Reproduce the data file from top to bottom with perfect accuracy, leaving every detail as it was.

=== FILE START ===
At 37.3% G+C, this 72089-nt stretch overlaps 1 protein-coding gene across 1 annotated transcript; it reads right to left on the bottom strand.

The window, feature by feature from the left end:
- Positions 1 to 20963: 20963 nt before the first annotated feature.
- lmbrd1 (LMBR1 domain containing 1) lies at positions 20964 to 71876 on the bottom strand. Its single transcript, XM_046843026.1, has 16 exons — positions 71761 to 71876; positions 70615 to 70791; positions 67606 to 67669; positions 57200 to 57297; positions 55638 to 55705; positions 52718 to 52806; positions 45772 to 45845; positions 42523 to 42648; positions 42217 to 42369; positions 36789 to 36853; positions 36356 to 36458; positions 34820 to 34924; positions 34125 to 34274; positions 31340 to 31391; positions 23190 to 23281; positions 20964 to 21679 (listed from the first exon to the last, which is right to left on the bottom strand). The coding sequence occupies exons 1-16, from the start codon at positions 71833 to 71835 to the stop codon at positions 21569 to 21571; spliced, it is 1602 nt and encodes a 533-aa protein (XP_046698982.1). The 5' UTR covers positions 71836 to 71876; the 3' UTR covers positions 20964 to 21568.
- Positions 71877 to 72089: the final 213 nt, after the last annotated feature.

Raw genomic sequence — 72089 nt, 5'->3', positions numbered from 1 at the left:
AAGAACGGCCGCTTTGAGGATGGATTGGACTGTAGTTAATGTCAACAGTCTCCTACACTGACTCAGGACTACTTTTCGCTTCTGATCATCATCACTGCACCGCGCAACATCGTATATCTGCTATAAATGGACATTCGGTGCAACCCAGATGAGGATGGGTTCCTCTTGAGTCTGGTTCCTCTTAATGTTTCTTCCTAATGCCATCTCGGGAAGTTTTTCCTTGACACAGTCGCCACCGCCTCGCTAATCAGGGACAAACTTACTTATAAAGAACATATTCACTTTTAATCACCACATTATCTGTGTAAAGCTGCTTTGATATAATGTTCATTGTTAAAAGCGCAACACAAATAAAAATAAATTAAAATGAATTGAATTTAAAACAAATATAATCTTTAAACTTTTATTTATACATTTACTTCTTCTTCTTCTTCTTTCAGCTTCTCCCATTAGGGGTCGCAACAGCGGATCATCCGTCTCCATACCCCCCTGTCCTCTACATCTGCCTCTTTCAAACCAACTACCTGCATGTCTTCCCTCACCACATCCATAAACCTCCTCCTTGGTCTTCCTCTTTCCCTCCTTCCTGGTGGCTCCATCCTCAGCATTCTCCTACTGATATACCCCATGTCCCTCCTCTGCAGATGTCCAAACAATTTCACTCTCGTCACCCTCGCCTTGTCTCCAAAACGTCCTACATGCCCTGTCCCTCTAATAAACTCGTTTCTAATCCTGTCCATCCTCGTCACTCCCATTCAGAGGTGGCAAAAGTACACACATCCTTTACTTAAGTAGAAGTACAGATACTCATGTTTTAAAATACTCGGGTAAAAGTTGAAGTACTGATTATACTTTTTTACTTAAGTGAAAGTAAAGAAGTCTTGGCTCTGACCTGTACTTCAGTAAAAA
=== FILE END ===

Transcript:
At 37.3% G+C, this 72089-nt stretch overlaps 1 protein-coding gene across 1 annotated transcript; it reads right to left on the bottom strand.

The window, feature by feature from the left end:
- Positions 1 to 20963: 20963 nt before the first annotated feature.
- lmbrd1 (LMBR1 domain containing 1) lies at positions 20964 to 71876 on the bottom strand. Its single transcript, XM_046843026.1, has 16 exons — positions 71761 to 71876; positions 70615 to 70791; positions 67606 to 67669; positions 57200 to 57297; positions 55638 to 55705; positions 52718 to 52806; positions 45772 to 45845; positions 42523 to 42648; positions 42217 to 42369; positions 36789 to 36853; positions 36356 to 36458; positions 34820 to 34924; positions 34125 to 34274; positions 31340 to 31391; positions 23190 to 23281; positions 20964 to 21679 (listed from the first exon to the last, which is right to left on the bottom strand). The coding sequence occupies exons 1-16, from the start codon at positions 71833 to 71835 to the stop codon at positions 21569 to 21571; spliced, it is 1602 nt and encodes a 533-aa protein (XP_046698982.1). The 5' UTR covers positions 71836 to 71876; the 3' UTR covers positions 20964 to 21568.
- Positions 71877 to 72089: the final 213 nt, after the last annotated feature.

Raw genomic sequence — 72089 nt, 5'->3', positions numbered from 1 at the left:
AAGAACGGCCGCTTTGAGGATGGATTGGACTGTAGTTAATGTCAACAGTCTCCTACACTGACTCAGGACTACTTTTCGCTTCTGATCATCATCACTGCACCGCGCAACATCGTATATCTGCTATAAATGGACATTCGGTGCAACCCAGATGAGGATGGGTTCCTCTTGAGTCTGGTTCCTCTTAATGTTTCTTCCTAATGCCATCTCGGGAAGTTTTTCCTTGACACAGTCGCCACCGCCTCGCTAATCAGGGACAAACTTACTTATAAAGAACATATTCACTTTTAATCACCACATTATCTGTGTAAAGCTGCTTTGATATAATGTTCATTGTTAAAAGCGCAACACAAATAAAAATAAATTAAAATGAATTGAATTTAAAACAAATATAATCTTTAAACTTTTATTTATACATTTACTTCTTCTTCTTCTTCTTTCAGCTTCTCCCATTAGGGGTCGCAACAGCGGATCATCCGTCTCCATACCCCCCTGTCCTCTACATCTGCCTCTTTCAAACCAACTACCTGCATGTCTTCCCTCACCACATCCATAAACCTCCTCCTTGGTCTTCCTCTTTCCCTCCTTCCTGGTGGCTCCATCCTCAGCATTCTCCTACTGATATACCCCATGTCCCTCCTCTGCAGATGTCCAAACAATTTCACTCTCGTCACCCTCGCCTTGTCTCCAAAACGTCCTACATGCCCTGTCCCTCTAATAAACTCGTTTCTAATCCTGTCCATCCTCGTCACTCCCATTCAGAGGTGGCAAAAGTACACACATCCTTTACTTAAGTAGAAGTACAGATACTCATGTTTTAAAATACTCGGGTAAAAGTTGAAGTACTGATTATACTTTTTTACTTAAGTGAAAGTAAAGAAGTCTTGGCTCTGACCTGTACTTCAGTAAAAA